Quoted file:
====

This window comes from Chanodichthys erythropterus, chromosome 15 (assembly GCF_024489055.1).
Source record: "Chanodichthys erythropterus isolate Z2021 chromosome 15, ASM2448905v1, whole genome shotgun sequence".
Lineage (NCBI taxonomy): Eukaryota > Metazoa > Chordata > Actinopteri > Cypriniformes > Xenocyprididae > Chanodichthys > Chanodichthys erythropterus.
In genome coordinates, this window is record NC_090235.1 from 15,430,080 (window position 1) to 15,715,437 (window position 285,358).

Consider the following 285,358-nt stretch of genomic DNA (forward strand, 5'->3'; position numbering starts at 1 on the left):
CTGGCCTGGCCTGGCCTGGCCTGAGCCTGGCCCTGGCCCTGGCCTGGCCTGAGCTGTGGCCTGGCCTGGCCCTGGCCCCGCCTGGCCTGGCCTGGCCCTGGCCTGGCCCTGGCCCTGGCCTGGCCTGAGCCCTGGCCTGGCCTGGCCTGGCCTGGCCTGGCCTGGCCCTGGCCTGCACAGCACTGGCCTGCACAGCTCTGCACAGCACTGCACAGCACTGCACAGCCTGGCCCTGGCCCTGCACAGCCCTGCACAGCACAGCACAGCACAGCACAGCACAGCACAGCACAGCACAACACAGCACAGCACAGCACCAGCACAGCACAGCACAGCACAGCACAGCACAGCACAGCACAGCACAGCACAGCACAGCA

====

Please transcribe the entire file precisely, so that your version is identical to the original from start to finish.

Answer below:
This window comes from Chanodichthys erythropterus, chromosome 15 (assembly GCF_024489055.1).
Source record: "Chanodichthys erythropterus isolate Z2021 chromosome 15, ASM2448905v1, whole genome shotgun sequence".
Lineage (NCBI taxonomy): Eukaryota > Metazoa > Chordata > Actinopteri > Cypriniformes > Xenocyprididae > Chanodichthys > Chanodichthys erythropterus.
In genome coordinates, this window is record NC_090235.1 from 15,430,080 (window position 1) to 15,715,437 (window position 285,358).

Consider the following 285,358-nt stretch of genomic DNA (forward strand, 5'->3'; position numbering starts at 1 on the left):
CTGGCCTGGCCTGGCCTGGCCTGAGCCTGGCCCTGGCCCTGGCCTGGCCTGAGCTGTGGCCTGGCCTGGCCCTGGCCCCGCCTGGCCTGGCCTGGCCCTGGCCTGGCCCTGGCCCTGGCCTGGCCTGAGCCCTGGCCTGGCCTGGCCTGGCCTGGCCTGGCCTGGCCCTGGCCTGCACAGCACTGGCCTGCACAGCTCTGCACAGCACTGCACAGCACTGCACAGCCTGGCCCTGGCCCTGCACAGCCCTGCACAGCACAGCACAGCACAGCACAGCACAGCACAGCACAGCACAACACAGCACAGCACAGCACCAGCACAGCACAGCACAGCACAGCACAGCACAGCACAGCACAGCACAGCACAGCACAGCA